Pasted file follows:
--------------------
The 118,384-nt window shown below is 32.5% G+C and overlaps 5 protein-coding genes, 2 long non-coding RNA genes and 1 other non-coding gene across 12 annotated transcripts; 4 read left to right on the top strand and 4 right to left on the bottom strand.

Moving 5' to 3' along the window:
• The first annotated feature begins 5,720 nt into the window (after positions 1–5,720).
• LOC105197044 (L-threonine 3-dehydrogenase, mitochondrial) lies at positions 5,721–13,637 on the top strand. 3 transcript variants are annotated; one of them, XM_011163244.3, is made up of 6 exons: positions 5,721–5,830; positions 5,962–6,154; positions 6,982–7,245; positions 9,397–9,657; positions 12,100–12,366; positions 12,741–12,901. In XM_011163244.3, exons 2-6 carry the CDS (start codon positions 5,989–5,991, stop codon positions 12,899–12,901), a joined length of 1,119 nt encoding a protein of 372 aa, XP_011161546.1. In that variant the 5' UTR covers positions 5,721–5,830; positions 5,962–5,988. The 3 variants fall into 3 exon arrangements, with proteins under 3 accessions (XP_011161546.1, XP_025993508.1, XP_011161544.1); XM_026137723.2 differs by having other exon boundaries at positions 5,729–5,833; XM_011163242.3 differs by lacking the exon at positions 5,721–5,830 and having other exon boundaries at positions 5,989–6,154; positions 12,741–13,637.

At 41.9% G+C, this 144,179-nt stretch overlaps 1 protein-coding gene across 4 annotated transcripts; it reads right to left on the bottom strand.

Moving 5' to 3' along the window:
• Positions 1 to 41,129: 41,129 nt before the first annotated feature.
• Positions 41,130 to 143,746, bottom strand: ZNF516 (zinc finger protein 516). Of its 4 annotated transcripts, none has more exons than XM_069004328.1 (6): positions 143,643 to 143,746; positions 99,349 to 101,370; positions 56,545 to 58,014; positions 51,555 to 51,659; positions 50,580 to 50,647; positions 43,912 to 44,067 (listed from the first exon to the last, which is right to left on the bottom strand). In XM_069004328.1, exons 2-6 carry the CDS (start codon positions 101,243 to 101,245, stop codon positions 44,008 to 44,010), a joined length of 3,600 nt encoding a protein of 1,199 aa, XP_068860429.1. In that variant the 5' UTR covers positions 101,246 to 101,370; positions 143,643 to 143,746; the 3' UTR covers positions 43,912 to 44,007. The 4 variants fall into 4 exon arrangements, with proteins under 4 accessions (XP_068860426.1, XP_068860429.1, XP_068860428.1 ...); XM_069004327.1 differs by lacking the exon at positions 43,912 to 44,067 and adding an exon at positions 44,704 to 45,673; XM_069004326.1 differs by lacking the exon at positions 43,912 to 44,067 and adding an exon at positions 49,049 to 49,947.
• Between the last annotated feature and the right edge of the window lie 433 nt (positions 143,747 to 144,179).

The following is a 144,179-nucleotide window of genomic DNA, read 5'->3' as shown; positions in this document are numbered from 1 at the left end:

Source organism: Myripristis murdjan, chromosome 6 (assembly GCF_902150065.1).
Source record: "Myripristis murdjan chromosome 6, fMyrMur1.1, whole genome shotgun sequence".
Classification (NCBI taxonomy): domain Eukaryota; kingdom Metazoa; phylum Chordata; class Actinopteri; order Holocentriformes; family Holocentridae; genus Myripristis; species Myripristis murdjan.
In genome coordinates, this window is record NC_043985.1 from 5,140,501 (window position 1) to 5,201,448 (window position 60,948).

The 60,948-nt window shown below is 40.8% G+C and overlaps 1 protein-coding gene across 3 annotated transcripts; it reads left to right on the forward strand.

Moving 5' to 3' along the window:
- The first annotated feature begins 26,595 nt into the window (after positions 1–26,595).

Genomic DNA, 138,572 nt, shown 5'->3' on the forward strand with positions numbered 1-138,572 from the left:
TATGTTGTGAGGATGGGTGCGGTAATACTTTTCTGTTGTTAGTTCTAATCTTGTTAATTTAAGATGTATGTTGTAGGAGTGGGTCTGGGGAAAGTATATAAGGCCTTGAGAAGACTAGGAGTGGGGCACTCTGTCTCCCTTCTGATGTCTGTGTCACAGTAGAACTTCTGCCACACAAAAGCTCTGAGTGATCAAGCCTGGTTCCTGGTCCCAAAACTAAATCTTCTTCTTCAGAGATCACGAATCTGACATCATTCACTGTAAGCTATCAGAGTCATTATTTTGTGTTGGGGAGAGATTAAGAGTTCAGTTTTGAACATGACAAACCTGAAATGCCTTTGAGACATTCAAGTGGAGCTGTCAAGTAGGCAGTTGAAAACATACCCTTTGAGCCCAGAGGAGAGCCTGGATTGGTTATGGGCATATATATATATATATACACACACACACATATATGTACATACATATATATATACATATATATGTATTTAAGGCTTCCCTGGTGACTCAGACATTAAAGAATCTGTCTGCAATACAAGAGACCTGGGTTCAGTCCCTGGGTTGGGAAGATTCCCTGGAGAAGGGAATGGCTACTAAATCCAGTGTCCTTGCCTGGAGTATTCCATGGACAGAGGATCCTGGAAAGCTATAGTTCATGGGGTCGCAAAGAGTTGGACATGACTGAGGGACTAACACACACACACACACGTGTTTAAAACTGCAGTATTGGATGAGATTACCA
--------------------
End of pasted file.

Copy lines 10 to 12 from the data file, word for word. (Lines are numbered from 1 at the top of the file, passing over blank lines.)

The following is a 144,179-nucleotide window of genomic DNA, read 5'->3' as shown; positions in this document are numbered from 1 at the left end:

Source organism: Myripristis murdjan, chromosome 6 (assembly GCF_902150065.1).
Source record: "Myripristis murdjan chromosome 6, fMyrMur1.1, whole genome shotgun sequence".